Russian representatives slated to talk Arctic Council at Toronto conference off program

Nikolay Korchunov (right), Russia’s ambassador at large for Arctic Affairs and the chair of the Senior Arctic Officials (SAO) of the Arctic Council, at the SAO Plenary Meeting in Salekhard, Russia in December. Korchunov has been removed from the program at the upcoming Arctic360 conference in Toronto, Canada. (Vyacheslav Viktorov/Roscongress)

The Finnish and Swedish ambassadors to Canada will again attend an upcoming Arctic conference in Toronto now that Russian representatives are off the program, the countries’ respective embassies in Ottawa confirmed to Eye on the Arctic on Wednesday. 

Finnish Ambassador Roy Eriksson and Swedish Ambassador Urban Ahlin initially withdrew from next week’s Arctic360 Arctic Infrastructure Investment Conference on February 25, the second day of Russia’s invasion of Ukraine. 

The ambassadors had been scheduled to speak  at a session called “The Arctic Council at 25: Looking at the Next 25 Years,” that was devoted to exploring the future of the international forum, which is made up of Canada, Denmark/Greenland, Finland, Iceland, Norway, Russia, Sweden and the United States.

The panel was to feature representatives from each country.

Russia currently holds the forum’s two-year rotating chairmanship and Nikolay Korchunov, Russia’s ambassador at large for Arctic Affairs and the chair of the Senior Arctic Officials of the Arctic Council, was scheduled to give the keynote. 

On Friday, neither the Finnish or Swedish embassy would comment on the reasons for their decision, but the ambassadors’ withdrawal came the same day that Russia threated Finland and Sweden with “military and political consequences” if they ever joined NATO.

‘Business-as-usual stance between Arctic states has dramatically changed’

Arctic360 organizers cancelled the Arctic Council session on Sunday saying they were refocusing the event.

“Not all participants were prepared to share the stage with government representatives of the Russian Federation,” Arctic360 said in a statement.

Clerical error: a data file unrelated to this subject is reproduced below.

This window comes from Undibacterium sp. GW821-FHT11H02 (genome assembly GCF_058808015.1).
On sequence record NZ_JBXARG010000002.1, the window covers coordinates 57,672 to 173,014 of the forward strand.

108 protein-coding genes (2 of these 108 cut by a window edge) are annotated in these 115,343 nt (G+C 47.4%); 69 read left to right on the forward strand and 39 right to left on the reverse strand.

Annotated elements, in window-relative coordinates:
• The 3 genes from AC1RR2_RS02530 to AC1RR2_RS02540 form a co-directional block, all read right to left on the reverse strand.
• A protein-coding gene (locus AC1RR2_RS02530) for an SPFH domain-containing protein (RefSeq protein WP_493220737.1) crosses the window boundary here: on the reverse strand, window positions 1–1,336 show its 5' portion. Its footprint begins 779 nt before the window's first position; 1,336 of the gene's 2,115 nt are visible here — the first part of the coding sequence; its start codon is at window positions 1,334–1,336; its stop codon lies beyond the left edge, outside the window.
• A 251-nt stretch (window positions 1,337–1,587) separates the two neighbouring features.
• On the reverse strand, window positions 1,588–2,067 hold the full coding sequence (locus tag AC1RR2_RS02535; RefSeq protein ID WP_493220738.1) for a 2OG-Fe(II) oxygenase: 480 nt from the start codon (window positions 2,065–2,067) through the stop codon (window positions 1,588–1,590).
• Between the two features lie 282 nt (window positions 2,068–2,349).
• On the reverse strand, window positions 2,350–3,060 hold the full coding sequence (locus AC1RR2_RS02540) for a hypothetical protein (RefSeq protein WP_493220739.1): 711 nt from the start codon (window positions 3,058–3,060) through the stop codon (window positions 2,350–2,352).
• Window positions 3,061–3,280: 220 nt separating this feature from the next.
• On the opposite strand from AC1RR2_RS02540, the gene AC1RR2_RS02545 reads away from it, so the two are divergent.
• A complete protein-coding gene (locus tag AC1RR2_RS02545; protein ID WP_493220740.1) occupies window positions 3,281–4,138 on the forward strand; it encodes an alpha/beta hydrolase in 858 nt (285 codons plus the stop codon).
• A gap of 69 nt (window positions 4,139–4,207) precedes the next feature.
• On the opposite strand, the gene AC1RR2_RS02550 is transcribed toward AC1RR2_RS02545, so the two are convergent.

“It was clear, the business-as-usual stance between Arctic states and by extension at the Arctic Council has dramatically changed. A discussion to inaugurate 25 years of the Arctic Council and discussions of its future right now are also much more difficult to undertake when no one knows how the next two months, much less two or twenty-five years will play out.”

Conference organizers did not respond to fact check inquiries this week about whether Russian officials withdrew or were disinvited.

New session without Russia

Representatives of all remaining Arctic states, including Finland and Sweden, will attend a replacement session titled “Northern Perspectives.”

“Continued dialogue and cooperation – even without Russia – remains critically important, if not more so,” the organizers said.

“We look forward to carrying out this discussion and the many others over our two days with our North American Arctic, Nordic Arctic, and other like-minded Arctic interested nations to discuss ongoing priorities and continued collaboration. There is much work to be done in the pursuit of a safe, stable, sustainable, and prosperous Northern American and Nordic Arctic.”

Arctic360 runs March 9-11. 

Write to Eilís Quinn at 

Related stories from around the North: 

Canada: Blowback – The Ukraine Conflict and Arctic Security, Blog by Marc Lanteigne

Finland: Finnish Army exercises inter-agency readiness, Eye on the Arctic

Norway:  Norwegian Oil and Gas Association kicks out Russian members, The Independent Barents Observer

Russia: Putin announces Sunday he’s put nuclear deterrence forces on alert on Kola Peninsula, The Independent Barents Observer

Sweden: Swedish customs hand inspecting goods destined for Russia amidst sanctions, Radio Sweden 

Eilís Quinn, Eye on the Arctic

Eilís Quinn is an award-winning journalist and manages Radio Canada International’s Eye on the Arctic news cooperation project. Eilís has reported from the Arctic regions of all eight circumpolar countries and has produced numerous documentary and multimedia series about climate change and the issues facing Indigenous peoples in the North.

Her investigative report "Death in the Arctic: A community grieves, a father fights for change," about the murder of Robert Adams, a 19-year-old Inuk man from Arctic Quebec, received the silver medal for “Best Investigative Article or Series” at the 2019 Canadian Online Publishing Awards. The project also received an honourable mention for excellence in reporting on trauma at the 2019 Dart Awards in New York City.

Her report “The Arctic Railway: Building a future or destroying a culture?” on the impact a multi-billion euro infrastructure project would have on Indigenous communities in Arctic Europe was a finalist at the 2019 Canadian Association of Journalists award in the online investigative category.

Her multimedia project on the health challenges in the Canadian Arctic, "Bridging the Divide," was a finalist at the 2012 Webby Awards.

Her work on climate change in the Arctic has also been featured on the TV science program Découverte, as well as Le Téléjournal, the French-Language CBC’s flagship news cast.

Eilís has worked for media organizations in Canada and the United States and as a TV host for the Discovery/BBC Worldwide series "Best in China."

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